One-third of foreign workers plan to leave UK

By Gwen Ridler contact

- Last updated on GMT

One-third of non-UK workers said  they plan to leave the UK within five years
One-third of non-UK workers said they plan to leave the UK within five years

Related tags: Europe, United kingdom, Migrant worker

One-third of foreign workers are considering leaving the UK, with highly-skilled EU workers the most likely to leave, revealed a survey from financial consultancy Deloitte.

Up to 36% of non-British workers in the UK said they were considering leaving the UK in the next five years, claimed Deloitte.

This would be equivalent to nearly 10% (38,000) of the roughly 400,000 people currently employed by the food and drink industry, according to the latest figures from the Food and Drink Federation (FDF).

More than a quarter (26%) surveyed by Deloitte said they considered leaving the UK in the next three years.

However, the UK ranked as the most desirable place to work by 57% of respondents living outside the country, ahead of the US (30%), Australia (21%) and Canada (19%).

Deloitte North West Europe chief executive David Sproul said that more people were attracted to live and work in UK, despite political and economic uncertainties.

“The UK’s cultural diversity, employment opportunities and quality of life are assets that continue to attract the world’s best and brightest people,”​ he said.

‘Short to medium-term skills deficit’

“But overseas workers tell us they are more likely to leave the UK than before. That points to a short to medium-term skills deficit that can be met in part by upskilling our domestic workforce, but which would also benefit from an immigration system that is attuned to the needs of the economy.”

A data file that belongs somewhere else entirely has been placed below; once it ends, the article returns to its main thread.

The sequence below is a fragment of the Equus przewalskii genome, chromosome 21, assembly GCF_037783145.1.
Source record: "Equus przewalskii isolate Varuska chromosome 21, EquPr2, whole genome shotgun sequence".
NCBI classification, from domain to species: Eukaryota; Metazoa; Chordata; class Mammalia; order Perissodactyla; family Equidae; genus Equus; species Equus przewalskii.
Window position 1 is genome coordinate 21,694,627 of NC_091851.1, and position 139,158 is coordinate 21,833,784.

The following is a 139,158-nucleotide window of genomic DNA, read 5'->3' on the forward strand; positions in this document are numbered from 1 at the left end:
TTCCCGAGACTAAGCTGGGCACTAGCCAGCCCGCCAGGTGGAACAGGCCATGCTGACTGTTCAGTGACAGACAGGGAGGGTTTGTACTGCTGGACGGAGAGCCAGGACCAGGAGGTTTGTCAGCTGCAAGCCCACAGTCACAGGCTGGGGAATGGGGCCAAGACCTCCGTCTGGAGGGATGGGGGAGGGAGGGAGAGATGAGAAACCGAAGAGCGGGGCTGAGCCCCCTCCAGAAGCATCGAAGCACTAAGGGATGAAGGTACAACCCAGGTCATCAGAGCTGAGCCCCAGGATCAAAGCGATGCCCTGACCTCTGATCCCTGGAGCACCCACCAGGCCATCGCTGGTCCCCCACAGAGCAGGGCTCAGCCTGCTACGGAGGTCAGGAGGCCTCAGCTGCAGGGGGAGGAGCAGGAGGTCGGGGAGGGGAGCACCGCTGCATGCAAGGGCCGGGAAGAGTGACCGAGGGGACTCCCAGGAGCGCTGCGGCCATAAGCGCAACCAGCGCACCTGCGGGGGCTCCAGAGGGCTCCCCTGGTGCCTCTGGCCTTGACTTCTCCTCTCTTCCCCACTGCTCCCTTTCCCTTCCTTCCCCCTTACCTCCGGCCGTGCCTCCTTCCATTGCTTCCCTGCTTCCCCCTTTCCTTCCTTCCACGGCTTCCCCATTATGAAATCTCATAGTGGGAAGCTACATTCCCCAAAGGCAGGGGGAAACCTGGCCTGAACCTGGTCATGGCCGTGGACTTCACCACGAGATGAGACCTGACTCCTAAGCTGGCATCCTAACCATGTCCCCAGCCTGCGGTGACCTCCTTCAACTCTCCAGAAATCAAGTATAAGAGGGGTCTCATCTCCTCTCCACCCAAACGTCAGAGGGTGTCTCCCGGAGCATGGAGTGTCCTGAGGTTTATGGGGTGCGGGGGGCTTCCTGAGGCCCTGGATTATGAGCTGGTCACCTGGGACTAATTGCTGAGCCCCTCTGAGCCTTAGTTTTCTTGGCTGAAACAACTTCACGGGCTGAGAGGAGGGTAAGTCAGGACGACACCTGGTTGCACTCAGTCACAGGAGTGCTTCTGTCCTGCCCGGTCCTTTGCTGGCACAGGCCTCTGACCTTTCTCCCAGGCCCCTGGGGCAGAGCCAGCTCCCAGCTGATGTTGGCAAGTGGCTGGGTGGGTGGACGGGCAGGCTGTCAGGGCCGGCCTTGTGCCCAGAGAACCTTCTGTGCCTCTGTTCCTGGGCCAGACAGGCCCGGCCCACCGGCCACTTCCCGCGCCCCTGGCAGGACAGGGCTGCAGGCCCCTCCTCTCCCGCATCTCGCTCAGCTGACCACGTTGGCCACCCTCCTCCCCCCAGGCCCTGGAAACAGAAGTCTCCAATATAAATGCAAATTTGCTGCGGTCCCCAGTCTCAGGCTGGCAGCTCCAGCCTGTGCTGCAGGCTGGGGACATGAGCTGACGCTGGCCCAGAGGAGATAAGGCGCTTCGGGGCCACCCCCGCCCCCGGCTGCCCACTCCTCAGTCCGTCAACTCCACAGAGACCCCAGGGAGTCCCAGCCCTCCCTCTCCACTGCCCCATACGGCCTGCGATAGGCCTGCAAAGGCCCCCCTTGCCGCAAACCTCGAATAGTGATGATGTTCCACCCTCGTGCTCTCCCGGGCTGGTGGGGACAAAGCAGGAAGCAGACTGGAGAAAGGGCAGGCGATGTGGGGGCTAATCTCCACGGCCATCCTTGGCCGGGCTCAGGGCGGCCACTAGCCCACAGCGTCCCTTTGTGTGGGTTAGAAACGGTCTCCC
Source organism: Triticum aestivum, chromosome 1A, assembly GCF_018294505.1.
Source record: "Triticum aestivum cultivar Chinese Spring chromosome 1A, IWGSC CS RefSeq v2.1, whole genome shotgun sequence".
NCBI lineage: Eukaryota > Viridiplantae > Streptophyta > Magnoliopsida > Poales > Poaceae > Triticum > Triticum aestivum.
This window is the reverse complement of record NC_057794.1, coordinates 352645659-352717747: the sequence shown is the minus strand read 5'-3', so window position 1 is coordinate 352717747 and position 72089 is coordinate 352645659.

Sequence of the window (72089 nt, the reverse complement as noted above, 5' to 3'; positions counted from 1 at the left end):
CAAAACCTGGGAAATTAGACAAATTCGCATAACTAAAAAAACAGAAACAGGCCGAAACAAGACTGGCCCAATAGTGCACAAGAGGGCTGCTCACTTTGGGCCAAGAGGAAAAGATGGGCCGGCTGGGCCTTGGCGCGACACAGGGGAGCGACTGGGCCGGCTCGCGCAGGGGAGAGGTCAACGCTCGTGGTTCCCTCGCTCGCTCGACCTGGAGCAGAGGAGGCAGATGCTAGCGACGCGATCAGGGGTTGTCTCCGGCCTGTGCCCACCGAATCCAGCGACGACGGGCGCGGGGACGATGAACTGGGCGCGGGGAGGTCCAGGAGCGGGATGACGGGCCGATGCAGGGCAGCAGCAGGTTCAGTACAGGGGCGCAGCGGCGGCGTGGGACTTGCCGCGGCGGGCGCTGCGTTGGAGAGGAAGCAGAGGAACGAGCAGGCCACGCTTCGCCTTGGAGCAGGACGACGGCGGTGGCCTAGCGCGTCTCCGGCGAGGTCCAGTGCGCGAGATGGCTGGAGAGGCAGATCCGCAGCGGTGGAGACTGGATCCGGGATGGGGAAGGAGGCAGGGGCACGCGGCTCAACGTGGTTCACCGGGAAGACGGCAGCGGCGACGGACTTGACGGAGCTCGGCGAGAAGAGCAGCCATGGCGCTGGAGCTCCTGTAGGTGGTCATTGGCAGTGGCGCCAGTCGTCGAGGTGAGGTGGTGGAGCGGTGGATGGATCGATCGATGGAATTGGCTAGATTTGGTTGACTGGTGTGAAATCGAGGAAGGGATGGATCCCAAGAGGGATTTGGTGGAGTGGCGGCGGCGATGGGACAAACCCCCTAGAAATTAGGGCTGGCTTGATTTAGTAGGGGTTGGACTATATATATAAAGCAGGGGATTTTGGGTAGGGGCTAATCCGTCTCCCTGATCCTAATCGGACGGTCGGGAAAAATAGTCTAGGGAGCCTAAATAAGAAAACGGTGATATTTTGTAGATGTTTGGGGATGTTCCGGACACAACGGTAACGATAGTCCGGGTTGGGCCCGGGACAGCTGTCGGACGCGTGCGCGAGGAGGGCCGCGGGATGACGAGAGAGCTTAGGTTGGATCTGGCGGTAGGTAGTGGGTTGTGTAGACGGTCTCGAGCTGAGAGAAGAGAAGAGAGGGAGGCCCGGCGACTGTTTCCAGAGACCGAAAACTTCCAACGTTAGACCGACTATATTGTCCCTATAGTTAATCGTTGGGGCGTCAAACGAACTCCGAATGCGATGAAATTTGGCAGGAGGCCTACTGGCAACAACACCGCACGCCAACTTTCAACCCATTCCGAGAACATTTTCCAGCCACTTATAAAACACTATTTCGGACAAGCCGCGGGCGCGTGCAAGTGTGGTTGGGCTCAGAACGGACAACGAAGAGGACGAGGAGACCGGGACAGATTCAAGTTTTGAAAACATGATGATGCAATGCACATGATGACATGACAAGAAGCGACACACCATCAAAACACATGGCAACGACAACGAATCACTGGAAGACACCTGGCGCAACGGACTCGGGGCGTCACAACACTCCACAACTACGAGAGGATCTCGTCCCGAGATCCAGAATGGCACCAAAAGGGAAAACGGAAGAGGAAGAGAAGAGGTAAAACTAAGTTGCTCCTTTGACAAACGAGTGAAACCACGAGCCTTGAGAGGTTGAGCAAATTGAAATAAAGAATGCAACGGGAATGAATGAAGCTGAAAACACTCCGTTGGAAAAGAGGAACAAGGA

More than half (58%) of non-UK workers said it would be difficult to find staff in the UK to replace them, with the number rising to 70% among highly-skilled EU workers.

Of the highly-skilled migrant workers, 28% said that parts of their work were likely to be automated in the next 5–10 years.

Vice chairman Angus Knowles-Cutler added: “The UK economy depends on migrant workers to plug gaps in both highly-skilled and lower-skilled jobs. If immigration and upskilling can help fill higher skill roles, automation can help to reduce reliance in lower skill positions. 

‘A golden opportunity’

“This will require careful consideration region by region and sector by sector, but there is a golden opportunity for UK workers and UK productivity if we get it right.”

The FDF’s members reported that their EU employees felt unwanted and uncomfortable in a survey at the end of last year.

An FDF spokesman said: “One in 12 manufacturers with EU employees told us that some of their valued workers had said they were planning to leave the UK.

“Our members have also stated that they’re having difficulty recruiting EU nationals for certain roles. These employees are vital to keeping the UK fed and if you can’t feed a country, you haven’t got a country.”

Meanwhile, demand for staff has risen to its highest level in 21 months, according to the Recruitment & Employment Confederation (REC), as EU workers are “leaving in their droves”.

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